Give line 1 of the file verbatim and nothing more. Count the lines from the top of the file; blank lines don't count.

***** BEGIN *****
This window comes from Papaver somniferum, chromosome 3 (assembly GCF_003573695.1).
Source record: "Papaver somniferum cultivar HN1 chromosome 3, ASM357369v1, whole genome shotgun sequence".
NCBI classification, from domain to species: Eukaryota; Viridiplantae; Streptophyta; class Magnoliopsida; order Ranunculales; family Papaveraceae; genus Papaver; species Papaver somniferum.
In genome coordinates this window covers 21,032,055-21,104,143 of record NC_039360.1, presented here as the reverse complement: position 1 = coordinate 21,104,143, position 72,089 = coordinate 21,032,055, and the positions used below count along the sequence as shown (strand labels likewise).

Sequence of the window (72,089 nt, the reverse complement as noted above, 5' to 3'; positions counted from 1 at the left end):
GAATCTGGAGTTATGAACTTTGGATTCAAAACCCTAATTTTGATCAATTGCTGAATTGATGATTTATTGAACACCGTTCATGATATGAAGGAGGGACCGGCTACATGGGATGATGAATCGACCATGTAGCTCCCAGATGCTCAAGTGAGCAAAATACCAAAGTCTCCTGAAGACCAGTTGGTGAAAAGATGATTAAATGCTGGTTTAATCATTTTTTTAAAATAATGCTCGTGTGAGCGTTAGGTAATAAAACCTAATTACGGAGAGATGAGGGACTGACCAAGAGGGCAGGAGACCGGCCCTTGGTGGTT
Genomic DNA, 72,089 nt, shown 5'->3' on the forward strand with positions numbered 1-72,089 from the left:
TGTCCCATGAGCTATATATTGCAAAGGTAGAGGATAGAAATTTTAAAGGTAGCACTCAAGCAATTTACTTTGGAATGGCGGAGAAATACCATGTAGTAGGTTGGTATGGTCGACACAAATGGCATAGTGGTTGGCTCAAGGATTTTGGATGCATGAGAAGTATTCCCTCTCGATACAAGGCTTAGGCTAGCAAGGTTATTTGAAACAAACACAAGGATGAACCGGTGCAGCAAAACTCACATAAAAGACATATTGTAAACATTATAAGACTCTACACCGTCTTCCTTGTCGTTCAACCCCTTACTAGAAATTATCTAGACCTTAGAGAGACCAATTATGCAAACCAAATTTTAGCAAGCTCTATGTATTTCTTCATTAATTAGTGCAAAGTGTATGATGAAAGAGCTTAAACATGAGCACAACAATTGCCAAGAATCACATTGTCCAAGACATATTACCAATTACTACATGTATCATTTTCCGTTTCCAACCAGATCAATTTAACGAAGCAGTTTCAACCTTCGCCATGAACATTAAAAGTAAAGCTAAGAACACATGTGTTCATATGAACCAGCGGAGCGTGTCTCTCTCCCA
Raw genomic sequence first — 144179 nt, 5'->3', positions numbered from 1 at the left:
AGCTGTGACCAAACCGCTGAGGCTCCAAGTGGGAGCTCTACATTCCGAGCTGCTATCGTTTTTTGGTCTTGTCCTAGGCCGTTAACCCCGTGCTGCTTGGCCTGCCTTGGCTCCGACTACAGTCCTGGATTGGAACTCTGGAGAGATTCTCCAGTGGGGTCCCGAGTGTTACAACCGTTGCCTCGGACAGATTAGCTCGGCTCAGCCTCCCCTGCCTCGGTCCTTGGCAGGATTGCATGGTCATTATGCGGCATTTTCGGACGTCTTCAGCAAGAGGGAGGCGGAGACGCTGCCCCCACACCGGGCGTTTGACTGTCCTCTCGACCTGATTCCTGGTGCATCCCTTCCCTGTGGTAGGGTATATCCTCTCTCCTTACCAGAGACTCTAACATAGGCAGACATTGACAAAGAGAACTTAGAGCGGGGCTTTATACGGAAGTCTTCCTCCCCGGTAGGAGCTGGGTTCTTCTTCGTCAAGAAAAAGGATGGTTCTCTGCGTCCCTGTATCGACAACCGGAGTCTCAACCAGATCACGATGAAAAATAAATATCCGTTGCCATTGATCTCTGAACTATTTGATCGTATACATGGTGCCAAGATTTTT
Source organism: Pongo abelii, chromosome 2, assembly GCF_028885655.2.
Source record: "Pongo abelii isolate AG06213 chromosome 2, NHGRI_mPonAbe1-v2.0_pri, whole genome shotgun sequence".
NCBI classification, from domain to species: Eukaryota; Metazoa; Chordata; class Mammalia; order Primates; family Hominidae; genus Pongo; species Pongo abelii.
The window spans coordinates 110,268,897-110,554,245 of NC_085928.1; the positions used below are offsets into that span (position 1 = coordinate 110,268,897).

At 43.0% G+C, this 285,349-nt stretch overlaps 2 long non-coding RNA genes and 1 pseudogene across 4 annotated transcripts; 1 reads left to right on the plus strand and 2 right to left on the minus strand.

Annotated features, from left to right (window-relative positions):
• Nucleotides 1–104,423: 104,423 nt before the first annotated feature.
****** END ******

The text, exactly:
This window comes from Papaver somniferum, chromosome 3 (assembly GCF_003573695.1).